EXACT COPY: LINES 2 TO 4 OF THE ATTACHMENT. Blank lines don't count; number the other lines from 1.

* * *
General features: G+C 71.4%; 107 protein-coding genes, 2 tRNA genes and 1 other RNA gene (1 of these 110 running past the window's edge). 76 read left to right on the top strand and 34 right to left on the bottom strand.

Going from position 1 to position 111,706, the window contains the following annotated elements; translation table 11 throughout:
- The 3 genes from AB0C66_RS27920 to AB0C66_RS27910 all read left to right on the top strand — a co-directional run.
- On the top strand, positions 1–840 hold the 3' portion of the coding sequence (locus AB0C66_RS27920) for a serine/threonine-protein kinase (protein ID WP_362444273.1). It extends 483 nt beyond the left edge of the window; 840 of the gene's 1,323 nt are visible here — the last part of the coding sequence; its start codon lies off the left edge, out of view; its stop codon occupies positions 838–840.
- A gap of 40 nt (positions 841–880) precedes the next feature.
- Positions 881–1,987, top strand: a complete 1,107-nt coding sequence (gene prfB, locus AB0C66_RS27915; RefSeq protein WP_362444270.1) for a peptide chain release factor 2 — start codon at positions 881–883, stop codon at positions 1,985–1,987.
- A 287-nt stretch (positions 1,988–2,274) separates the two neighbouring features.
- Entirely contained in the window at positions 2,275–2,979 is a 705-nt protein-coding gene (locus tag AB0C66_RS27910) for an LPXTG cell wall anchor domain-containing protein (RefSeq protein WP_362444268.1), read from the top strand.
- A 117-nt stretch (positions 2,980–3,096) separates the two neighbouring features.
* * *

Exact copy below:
Going from position 1 to position 111,706, the window contains the following annotated elements; translation table 11 throughout:
- The 3 genes from AB0C66_RS27920 to AB0C66_RS27910 all read left to right on the top strand — a co-directional run.
- On the top strand, positions 1–840 hold the 3' portion of the coding sequence (locus AB0C66_RS27920) for a serine/threonine-protein kinase (protein ID WP_362444273.1). It extends 483 nt beyond the left edge of the window; 840 of the gene's 1,323 nt are visible here — the last part of the coding sequence; its start codon lies off the left edge, out of view; its stop codon occupies positions 838–840.